Hunter Stenback

One semester after its inception, Miami University officials are still evaluating the impact of an Ohio law requiring the school to award credit to incoming students for scores of three or higher on Advanced Placement (AP) exams taken in high school.

According to John Skillings, special assistant to the president for enrollment management, the new law calls for more consistency in the way public universities in Ohio grant AP credit.

“The mandate came from the state legislature to have consistent AP guidelines across the state of Ohio, and a score of three was set up as the standard for the state of Ohio for all public institutions,” Skillings said. “Miami, before that time, had a mixture of threes and fours as the required AP score to get credit, and it varied by department and discipline for good reasons.”

According to University Registrar Dave Sauter, the change in policy facilitated a fairly dramatic increase in the number of students entering Miami with AP credit, as well as the number of actual tests accepted.

“In fall of 2009 there were 1,305 students who brought in AP scores, whereas in fall of 2008 there were 1,061 students,” Sauter said. “Those extra students plus the extra courses they could each bring in (with a score of three), accounted for about 1,300 additional AP test scores being accepted compared to the previous year.”

As a result of the dramatic increase in accepted AP exams, Skillings believed the new legislation could potentially undermine the effectiveness of Miami Plan courses.

“I think we’re finding that obviously more students are coming in with AP credit because of the three being the standard now across the state, and as a consequence they are completing less courses in the Miami Plan at Miami than they did in the past,” Skillings said. “What is important for us as an institution is to know that in the Miami Plan it’s not just the content but it’s also the learning style and experience that a person has in those courses, and that all fits together in a natural way with the Miami Plan.”

Because the modified AP credit system is so new, Sauter said the university is still evaluating the effect it may have on student success.

“We’re still in the midst of evaluating how the legislative mandates have affected Miami. So far, Pathways to Graduation, a committee chaired by John Bailer, has looked at just students who take Math 151 versus AP Calculus and into the next math class here at Miami,” Sauter said. “The preliminary data, and there is more work to be done, is that the students who took AP versus the students who took calculus (at Miami) were pretty much similar.”

According to Skillings, it remains to be seen if students who have been granted AP credit with lower scores will be less successful in future academic courses at Miami.

“In terms of success in future courses, I think the jury is still out on that,” Skillings said. “That is if a student comes in and gets credit for a first course with a three and then takes a second course, I think the jury is still out on that. I think the harder question is, when you look at a Miami Plan course, not only is it content but it’s also a style of learning and the four components of the Miami Plan are supposed to be present in those courses, and those four items are not always measured on an AP exam.”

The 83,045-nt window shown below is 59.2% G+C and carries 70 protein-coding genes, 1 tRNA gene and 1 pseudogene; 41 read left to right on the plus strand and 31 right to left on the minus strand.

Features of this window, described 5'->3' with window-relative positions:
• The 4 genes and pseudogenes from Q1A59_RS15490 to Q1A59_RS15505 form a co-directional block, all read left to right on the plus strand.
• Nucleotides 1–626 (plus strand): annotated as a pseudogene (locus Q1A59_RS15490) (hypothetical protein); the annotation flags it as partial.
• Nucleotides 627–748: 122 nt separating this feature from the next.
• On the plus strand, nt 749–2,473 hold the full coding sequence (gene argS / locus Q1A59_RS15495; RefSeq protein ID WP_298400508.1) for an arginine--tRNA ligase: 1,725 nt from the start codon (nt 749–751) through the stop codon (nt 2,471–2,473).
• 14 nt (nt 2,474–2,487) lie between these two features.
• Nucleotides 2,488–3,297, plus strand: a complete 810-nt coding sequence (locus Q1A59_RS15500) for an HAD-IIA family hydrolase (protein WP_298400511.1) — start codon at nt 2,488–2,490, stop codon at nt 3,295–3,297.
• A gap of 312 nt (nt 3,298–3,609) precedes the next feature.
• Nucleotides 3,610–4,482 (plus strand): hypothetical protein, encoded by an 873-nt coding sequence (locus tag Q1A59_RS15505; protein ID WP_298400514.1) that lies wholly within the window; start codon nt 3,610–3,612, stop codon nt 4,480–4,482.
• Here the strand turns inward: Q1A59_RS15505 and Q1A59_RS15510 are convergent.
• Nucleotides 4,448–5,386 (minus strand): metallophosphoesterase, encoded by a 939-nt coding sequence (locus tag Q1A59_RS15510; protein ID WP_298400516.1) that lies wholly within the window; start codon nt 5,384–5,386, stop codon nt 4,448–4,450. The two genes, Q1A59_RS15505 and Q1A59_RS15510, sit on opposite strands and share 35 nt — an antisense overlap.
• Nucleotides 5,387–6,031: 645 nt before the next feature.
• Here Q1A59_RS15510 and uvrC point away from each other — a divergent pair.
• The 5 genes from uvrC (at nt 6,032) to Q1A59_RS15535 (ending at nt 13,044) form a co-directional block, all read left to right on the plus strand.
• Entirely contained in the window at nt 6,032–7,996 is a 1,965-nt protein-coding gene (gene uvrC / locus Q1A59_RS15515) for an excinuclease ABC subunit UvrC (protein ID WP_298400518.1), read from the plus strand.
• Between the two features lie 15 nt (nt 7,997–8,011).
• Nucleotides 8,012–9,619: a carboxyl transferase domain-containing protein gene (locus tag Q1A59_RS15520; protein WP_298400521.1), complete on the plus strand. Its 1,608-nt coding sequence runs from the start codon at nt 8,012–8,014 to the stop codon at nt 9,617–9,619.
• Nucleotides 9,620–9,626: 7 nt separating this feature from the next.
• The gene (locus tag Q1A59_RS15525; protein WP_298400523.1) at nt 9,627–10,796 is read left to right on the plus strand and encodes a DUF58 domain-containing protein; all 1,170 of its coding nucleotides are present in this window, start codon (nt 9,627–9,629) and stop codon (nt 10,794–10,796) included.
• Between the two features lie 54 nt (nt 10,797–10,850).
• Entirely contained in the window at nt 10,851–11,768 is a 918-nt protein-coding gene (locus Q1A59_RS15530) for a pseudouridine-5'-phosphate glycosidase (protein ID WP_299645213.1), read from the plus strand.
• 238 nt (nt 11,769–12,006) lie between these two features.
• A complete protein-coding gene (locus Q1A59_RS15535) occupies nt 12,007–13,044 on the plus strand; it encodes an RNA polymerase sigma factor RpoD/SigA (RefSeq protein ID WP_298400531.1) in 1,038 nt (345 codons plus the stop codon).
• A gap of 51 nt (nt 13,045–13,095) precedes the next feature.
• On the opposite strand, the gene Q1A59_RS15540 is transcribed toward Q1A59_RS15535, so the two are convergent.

Skillings said some of the value of the Miami Plan might be undermined by the lower standards for AP credit.

“I think that’s the concern that we have, that students who have gone through and gotten AP credit for Miami Plan courses may not have had an experience in high school that matched the kind of learning experience they would have had in a Miami Plan class,” Skillings said. “And to be honest I don’t think we have a complete answer on that, but its something we’re looking at very seriously as an institution.”

According to Sauter, it will take time to determine how much of an impact the new legislation will have on the liberal education focus for Miami students.

“One train of thought is ‘Oh my gosh, students are going to take their entire first-year and they won’t have any basis for our idea of liberal education,” Sauter said. “But another train of thought is that they are going to get their liberal education from different places. For example, what does History 111 look like at other places compared to here at Miami?”

First-year student Karen Otzen, who holds sophomore academic standing as a result of AP credits, said she doesn’t feel like she is missing out.

“I’m glad I got to replace the (Miami Plan) classes with AP credits,” Otzen said. “I think I have a good understanding of the classes that I took, and I don’t feel like I’m missing out on the Miami Plan.”

According to Sauter, the jump in first-year students with sophomore academic standing has not increased dramatically despite the lowered AP credit standards.

“As far as sophomore standing, we tracked four years worth and the number has varied from 49 students to 73 students this year, so the change has been very minimal,” Sauter said. “When you look at a class of around 3,400 people, we’re not seeing a huge change there.”

Sauter said only time will tell the effect of the new legislation forMiami students.

“This is a true work in progress,” Sauter said. “Accepting a three or better (on the AP) and accepting them for all tests is really in its infancy.”